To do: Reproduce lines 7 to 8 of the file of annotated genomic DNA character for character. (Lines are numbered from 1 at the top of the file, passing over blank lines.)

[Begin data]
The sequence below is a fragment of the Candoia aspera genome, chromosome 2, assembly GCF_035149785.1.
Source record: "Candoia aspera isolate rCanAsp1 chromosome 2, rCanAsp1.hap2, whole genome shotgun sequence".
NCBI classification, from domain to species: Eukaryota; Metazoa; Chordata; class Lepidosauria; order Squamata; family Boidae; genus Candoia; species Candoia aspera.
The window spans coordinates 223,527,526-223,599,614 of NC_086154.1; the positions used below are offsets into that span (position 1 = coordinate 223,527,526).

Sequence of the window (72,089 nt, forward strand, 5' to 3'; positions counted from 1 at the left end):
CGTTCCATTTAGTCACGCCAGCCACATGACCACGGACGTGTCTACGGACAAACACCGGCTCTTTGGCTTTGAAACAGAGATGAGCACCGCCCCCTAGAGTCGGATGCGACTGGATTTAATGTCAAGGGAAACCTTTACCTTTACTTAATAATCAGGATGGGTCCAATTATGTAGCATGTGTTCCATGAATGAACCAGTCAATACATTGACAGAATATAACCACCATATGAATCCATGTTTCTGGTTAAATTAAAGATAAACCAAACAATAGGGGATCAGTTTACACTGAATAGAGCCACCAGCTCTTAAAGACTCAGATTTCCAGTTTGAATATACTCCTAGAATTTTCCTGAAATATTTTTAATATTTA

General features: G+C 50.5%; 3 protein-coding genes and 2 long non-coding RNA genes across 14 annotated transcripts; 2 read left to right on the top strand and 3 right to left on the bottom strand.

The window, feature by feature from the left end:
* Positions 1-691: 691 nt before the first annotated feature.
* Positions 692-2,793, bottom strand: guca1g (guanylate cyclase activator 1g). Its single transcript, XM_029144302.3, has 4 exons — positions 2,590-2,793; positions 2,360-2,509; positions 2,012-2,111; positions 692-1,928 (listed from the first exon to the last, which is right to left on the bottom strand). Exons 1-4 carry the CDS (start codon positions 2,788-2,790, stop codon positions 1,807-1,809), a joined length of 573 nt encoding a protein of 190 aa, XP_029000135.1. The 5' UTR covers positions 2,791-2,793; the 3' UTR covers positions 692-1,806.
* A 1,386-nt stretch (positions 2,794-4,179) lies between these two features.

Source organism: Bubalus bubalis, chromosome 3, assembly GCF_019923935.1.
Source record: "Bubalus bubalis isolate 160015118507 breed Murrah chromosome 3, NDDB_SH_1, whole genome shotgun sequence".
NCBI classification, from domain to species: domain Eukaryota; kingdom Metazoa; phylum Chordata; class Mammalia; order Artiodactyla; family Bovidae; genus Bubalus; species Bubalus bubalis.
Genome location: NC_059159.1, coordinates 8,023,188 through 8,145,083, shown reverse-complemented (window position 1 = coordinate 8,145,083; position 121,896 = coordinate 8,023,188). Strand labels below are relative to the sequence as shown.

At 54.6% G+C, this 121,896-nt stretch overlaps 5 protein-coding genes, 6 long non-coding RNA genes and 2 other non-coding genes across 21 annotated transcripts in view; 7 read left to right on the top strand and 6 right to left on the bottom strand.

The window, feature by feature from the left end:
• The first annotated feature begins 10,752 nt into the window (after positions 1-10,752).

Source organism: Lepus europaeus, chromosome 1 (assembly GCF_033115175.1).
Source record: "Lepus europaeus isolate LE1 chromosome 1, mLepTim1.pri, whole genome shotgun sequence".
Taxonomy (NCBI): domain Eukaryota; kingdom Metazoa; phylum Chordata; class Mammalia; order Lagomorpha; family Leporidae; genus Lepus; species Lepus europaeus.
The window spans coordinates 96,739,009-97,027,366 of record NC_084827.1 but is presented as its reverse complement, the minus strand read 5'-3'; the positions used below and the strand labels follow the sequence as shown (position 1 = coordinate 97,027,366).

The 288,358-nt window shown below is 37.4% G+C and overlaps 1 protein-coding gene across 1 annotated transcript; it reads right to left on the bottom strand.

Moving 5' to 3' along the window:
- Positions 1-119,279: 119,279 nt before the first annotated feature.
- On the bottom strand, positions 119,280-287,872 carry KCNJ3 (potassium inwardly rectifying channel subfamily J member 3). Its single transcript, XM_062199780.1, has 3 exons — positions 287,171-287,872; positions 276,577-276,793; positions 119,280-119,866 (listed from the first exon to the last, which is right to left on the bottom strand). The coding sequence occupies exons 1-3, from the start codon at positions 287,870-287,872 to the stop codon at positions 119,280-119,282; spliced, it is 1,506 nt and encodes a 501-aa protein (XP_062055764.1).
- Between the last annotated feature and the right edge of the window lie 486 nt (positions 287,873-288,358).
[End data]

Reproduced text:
General features: G+C 50.5%; 3 protein-coding genes and 2 long non-coding RNA genes across 14 annotated transcripts; 2 read left to right on the top strand and 3 right to left on the bottom strand.

The window, feature by feature from the left end: